What is COST?

COST (European Cooperation in Science and Technology) is a funding agency for research and innovation networks. Our Actions help connect research initiatives across Europe and enable scientists to grow their ideas by sharing them with their peers. This boosts their research, career and innovation.

The COST website provides basic details about CHERN on the Action’s webpage, as well as CHERN’s Memorandum of Understanding (MoU – a document detailing the aims, objectives, milestones, timetable and deliverables of the Action, as well as a comprehensive technical annex, which participating bodies are required to sign).

Who is involved?

CHERN was originally an initiative of a group of researchers at the University of Bristol and the Vrije Universiteit Amsterdam (VU). Administered from the VU, it now consists of around 120 researchers from 38 countries. Among these are specialists in political economy, economics, sociology, business studies, political science, international relations, anthropology, history, cultural studies and policy studies. Included in CHERN’s orbit are many of the leading researchers currently working on China-in-Europe and a few who have worked comparatively on China’s involvements in other world regions. This latter group includes two leading scholars from China and two from the USA.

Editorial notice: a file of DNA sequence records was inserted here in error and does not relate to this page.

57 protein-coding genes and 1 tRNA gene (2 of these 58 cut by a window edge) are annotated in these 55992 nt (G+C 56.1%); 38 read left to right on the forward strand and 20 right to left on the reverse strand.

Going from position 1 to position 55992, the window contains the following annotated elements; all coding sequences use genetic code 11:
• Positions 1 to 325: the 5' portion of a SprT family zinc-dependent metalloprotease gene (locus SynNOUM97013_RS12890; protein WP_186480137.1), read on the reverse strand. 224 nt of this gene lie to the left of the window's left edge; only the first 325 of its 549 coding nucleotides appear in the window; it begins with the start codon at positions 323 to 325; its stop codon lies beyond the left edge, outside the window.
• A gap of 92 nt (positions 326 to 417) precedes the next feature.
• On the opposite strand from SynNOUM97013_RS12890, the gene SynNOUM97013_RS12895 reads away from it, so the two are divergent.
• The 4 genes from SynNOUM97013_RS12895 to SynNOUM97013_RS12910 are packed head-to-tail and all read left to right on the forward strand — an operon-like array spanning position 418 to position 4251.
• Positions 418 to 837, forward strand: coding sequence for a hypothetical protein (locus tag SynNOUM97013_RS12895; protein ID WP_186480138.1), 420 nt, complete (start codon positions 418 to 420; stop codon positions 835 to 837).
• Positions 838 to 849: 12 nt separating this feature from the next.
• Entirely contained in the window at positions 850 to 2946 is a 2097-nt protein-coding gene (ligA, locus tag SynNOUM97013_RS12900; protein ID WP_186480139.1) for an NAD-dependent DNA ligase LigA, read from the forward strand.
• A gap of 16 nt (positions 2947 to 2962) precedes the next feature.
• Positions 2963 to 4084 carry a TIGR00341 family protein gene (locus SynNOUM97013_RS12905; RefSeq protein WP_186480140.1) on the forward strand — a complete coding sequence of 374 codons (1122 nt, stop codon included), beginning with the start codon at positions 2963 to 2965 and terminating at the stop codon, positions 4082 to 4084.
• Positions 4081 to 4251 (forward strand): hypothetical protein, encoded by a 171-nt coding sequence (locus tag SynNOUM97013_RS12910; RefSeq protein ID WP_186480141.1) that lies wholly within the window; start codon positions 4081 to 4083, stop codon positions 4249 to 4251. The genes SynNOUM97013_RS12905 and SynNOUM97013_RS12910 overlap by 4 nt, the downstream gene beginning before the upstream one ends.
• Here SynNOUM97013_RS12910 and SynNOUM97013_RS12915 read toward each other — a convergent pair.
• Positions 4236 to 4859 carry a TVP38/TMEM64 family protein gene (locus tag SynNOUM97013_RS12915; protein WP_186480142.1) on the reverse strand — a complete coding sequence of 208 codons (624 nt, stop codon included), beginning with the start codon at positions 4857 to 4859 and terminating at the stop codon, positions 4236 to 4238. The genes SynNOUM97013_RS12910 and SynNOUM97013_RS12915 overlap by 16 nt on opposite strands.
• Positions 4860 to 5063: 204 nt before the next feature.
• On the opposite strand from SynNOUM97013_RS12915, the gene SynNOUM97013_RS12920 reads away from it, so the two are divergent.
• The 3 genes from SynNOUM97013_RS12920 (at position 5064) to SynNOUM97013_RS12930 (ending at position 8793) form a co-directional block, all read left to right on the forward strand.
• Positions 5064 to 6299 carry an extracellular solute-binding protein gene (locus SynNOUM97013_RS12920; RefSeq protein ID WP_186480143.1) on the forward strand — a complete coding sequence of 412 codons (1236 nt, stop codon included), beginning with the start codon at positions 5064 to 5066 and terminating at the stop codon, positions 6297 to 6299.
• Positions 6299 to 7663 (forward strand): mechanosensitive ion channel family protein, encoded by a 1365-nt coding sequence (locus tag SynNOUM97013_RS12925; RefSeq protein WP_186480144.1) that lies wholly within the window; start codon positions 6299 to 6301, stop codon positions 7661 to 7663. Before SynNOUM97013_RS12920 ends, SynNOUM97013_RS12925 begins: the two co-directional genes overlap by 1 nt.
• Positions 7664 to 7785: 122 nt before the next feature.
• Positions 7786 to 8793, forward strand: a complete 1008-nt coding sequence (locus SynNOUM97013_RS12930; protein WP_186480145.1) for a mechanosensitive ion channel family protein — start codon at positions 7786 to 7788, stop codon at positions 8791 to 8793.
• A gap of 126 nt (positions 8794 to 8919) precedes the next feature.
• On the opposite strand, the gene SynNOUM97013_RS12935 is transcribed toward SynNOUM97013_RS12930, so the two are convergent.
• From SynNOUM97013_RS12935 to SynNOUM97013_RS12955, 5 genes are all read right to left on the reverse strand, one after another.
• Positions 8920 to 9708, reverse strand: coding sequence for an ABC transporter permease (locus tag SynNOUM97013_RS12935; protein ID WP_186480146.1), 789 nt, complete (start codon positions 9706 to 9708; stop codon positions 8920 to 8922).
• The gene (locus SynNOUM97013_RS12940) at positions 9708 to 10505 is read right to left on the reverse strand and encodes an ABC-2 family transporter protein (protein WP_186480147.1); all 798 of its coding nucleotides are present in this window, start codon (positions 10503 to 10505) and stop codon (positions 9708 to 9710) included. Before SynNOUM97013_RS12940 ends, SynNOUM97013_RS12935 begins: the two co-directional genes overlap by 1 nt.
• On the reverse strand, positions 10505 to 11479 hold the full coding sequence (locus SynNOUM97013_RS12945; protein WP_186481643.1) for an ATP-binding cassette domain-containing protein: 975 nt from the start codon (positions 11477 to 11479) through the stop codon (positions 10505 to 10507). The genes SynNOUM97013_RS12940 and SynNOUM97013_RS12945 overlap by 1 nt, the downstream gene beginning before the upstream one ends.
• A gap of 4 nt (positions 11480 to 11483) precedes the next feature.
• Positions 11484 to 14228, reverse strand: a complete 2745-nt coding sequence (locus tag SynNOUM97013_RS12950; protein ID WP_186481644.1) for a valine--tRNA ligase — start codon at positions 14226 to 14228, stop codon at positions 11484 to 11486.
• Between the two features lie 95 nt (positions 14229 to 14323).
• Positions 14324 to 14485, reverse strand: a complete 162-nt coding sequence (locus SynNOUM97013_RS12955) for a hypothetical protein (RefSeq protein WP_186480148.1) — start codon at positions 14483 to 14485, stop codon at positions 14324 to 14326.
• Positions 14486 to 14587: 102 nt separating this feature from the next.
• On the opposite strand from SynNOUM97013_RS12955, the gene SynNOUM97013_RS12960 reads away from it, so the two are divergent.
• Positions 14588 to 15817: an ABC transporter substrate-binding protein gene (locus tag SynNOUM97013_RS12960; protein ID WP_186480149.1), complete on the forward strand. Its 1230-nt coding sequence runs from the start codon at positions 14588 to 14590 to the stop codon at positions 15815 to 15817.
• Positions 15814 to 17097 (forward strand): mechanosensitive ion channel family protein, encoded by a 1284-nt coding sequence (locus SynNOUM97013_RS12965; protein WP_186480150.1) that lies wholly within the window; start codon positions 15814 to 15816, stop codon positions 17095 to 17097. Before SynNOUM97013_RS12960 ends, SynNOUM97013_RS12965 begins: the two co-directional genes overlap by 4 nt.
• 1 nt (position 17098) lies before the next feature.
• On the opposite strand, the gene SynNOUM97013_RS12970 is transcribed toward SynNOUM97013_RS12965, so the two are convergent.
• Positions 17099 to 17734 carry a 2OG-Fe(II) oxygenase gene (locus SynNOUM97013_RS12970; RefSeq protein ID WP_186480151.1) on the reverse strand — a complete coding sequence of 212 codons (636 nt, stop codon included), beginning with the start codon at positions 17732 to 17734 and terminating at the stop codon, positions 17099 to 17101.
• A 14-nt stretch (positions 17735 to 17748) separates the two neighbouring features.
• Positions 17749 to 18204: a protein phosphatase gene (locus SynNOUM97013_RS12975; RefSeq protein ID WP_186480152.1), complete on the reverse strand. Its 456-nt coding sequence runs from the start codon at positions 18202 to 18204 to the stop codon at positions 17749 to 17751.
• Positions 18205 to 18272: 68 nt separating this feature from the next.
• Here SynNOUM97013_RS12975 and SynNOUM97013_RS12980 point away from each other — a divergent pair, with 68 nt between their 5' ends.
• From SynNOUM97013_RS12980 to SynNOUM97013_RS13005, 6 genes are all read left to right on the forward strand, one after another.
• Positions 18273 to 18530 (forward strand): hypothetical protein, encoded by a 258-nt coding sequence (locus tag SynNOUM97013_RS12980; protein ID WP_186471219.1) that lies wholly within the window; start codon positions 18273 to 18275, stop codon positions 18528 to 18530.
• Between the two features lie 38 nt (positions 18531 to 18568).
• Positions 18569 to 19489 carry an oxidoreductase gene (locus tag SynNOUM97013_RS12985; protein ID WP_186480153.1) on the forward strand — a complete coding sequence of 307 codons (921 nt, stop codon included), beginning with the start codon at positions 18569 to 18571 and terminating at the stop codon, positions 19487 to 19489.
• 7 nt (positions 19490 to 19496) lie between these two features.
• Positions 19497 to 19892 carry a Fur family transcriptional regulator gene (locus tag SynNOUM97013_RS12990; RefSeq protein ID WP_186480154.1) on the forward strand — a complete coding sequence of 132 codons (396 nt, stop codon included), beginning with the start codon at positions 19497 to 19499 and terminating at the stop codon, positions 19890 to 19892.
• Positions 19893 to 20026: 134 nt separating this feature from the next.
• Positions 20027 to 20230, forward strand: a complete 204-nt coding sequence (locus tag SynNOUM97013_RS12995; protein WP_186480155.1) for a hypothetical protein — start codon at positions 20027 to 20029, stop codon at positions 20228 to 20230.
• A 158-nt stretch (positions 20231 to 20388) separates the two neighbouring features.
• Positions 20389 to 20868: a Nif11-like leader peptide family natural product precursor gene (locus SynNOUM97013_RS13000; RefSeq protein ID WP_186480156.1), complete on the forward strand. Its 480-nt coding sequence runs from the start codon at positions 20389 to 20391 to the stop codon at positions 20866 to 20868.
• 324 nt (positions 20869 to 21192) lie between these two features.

CHERN is managed by a core group consisting of its Chair, Nana de Graaff (VU) and Vice-Chair, Jeffrey Henderson (Bristol) and others who have responsibilities for its Working Groups or other aspects of its operation.

 

How can I join?

CHERN welcomes the participation of social scientists and policy personnel who have interests in exploring aspects of the China-in-Europe phenomenon in the context of a Europe-wide, collaborative network. While a track record of research on China’s European involvements is desirable, those with interests in Chinese involvements in other parts of the world and who wish to use CHERN to help lever future research and knowledge acquisition on Europe, are also welcome. As part of CHERN’s remit is to encourage younger researchers, we particularly welcome the participation of ‘early career’ scholars and PhD students.